exceptions to the harmonised rules multiplied. Moreover, at that time, it was also difficult to agree
politically on a compensation mechanism to redistribute the VAT collected.
In the Council conclusions of May 2012, Member States recognised that the application of the origin
principle was not politically achievable. This recognition was the first step on the way to a definitive
VAT system based on the destination principle. In such a system, the supply of goods and services
is taxed in accordance with the legislation of the country of destination. The destination principle is
the regime used in the context of international trade. Contrary to the origin-based regime, it does
not create the competitive distortions mentioned earlier and therefore is considered 'neutral'. The
VAT collected is not influenced by the location of the economic or geographical structure of the
value chain, and therefore it does not introduce distortion in location decisions.
In April 2016, the European Commission launched an action plan on VAT with a view to adapting
the common value added tax system to the economy of the 21st century. One crucial component
of the plan is the reform leading towards a definitive VAT system for intra-Community B2B
transactions, i.e. transactions where all the parties involved are taxable persons.

Detailed technical measures for the definitive VAT system

According to the Commission, the objectives of the reform are:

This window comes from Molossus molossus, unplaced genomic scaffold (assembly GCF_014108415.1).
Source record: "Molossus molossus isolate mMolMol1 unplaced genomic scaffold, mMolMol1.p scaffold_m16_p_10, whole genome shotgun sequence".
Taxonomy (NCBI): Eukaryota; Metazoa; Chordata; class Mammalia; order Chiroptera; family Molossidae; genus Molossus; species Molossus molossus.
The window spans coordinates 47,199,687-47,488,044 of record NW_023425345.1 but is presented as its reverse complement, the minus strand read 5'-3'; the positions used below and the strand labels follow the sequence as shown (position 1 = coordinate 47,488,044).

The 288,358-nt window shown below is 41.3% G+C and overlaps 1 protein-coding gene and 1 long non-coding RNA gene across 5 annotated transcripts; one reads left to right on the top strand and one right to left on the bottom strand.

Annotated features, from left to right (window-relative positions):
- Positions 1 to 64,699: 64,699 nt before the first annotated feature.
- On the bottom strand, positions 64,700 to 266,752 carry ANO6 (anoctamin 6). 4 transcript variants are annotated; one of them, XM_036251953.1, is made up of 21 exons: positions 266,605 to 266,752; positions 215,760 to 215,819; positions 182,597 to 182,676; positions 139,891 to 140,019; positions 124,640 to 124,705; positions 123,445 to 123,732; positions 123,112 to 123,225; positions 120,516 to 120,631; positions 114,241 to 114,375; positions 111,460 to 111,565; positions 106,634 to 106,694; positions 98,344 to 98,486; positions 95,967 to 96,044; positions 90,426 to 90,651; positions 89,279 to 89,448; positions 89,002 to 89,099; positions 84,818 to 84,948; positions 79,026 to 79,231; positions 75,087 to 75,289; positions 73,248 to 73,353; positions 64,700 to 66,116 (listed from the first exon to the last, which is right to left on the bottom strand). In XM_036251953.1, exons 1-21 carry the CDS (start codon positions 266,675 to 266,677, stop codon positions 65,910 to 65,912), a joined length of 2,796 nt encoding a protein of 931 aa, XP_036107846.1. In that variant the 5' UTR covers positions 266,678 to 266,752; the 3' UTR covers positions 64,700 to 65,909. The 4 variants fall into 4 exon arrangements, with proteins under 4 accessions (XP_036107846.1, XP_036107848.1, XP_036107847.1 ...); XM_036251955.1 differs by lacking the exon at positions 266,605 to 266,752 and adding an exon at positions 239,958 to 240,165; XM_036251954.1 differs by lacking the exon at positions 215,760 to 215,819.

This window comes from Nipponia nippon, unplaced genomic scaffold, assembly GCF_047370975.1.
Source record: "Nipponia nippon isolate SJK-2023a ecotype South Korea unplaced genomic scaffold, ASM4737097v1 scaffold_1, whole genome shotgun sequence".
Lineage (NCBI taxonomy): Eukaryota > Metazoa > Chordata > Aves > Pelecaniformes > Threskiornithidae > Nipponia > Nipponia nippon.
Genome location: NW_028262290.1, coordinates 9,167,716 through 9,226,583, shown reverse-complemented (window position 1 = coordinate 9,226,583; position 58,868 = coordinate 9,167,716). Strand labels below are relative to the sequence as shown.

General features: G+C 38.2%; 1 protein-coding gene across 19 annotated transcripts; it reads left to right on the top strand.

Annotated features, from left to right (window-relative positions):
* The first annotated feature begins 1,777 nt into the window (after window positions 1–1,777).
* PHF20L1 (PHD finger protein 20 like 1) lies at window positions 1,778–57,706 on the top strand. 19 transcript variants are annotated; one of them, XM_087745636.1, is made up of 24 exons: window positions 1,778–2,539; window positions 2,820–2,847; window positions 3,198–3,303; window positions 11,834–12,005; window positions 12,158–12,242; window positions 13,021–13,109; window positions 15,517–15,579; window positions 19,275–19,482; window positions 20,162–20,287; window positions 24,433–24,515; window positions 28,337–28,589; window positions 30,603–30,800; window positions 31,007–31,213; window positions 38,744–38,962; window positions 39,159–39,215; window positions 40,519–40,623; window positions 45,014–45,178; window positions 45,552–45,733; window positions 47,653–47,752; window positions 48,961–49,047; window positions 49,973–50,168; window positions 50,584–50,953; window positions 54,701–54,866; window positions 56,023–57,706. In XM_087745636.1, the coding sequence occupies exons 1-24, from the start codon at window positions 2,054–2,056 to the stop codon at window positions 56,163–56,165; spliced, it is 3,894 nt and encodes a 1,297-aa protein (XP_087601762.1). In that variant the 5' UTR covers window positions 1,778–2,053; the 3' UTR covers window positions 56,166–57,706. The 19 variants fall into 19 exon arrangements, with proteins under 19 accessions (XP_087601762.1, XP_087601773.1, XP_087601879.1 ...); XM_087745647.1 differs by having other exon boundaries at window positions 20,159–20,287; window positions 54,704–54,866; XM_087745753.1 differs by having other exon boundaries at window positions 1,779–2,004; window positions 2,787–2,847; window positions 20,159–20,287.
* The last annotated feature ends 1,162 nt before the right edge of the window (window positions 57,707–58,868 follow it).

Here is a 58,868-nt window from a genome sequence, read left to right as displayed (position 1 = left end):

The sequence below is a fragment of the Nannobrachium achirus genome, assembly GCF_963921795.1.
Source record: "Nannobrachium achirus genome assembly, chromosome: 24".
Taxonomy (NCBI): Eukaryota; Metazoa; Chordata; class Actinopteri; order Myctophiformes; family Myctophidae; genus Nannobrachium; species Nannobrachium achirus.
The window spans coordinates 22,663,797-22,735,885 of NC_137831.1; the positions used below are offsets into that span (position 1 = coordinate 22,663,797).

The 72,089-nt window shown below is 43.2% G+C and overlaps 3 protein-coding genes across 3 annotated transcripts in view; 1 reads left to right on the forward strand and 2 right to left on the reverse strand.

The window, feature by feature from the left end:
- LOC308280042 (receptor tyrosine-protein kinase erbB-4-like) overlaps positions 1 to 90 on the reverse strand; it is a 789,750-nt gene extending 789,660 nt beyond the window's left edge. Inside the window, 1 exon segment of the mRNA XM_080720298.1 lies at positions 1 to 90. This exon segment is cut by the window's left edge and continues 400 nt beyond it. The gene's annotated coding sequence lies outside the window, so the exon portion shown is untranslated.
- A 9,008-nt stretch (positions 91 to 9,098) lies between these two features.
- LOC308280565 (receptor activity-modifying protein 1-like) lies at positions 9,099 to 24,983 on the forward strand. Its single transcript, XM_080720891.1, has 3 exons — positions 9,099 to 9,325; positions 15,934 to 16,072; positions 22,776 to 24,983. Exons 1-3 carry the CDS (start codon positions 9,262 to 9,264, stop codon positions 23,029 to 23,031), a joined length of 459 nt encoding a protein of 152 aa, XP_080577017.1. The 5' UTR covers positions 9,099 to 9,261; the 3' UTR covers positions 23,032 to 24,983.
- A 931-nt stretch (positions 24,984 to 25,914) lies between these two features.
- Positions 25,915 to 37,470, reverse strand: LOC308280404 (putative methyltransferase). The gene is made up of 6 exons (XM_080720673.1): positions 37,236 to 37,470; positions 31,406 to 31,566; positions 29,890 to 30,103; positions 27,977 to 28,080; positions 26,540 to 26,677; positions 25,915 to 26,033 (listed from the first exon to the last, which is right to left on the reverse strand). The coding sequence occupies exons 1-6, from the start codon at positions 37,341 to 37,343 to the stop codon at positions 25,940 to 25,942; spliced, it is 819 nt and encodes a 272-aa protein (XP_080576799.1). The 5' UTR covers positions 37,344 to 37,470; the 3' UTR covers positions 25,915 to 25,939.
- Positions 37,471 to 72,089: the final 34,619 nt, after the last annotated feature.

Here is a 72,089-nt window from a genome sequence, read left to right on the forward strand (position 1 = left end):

to tax the sales of goods and services between EU countries in the same way as domestic sales;
    to make the system more robust and simple;
    to reduce the VAT gap due to fraud by €40 billion. The total VAT gap is estimated to be
    €150 billion, of which around €50 billion is due to fraud;2 and
    to reduce business compliance costs, which are now 11 % higher for cross-border transactions
    than for domestic commerce, by €1 billion.3
The definitive VAT system package for B2B transactions will be proposed in two legislative steps: the
first step addresses the VAT treatment of intra-EU B2B supplies of goods, and the second step will
address intra-EU B2B supplies of services. The first legislative step was, in turn, split into two sub-
steps. The first sub-step was the 'October 2017 definitive VAT system package', including a proposal
on harmonising and simplifying certain rules in the value added tax system and introducing the
definitive system for the taxation of trade between Member States ('the quick fixes' proposal),
adopted by the Council in December 2018. This briefing describes the second sub-step's proposal,
which introduces the detailed technical provisions for the actual implementation of the definitive
VAT system for intra-Union trade in goods. The extension of the definitive VAT system to the supply
of services is scheduled to follow the first exercise in monitoring the implementation of the new VAT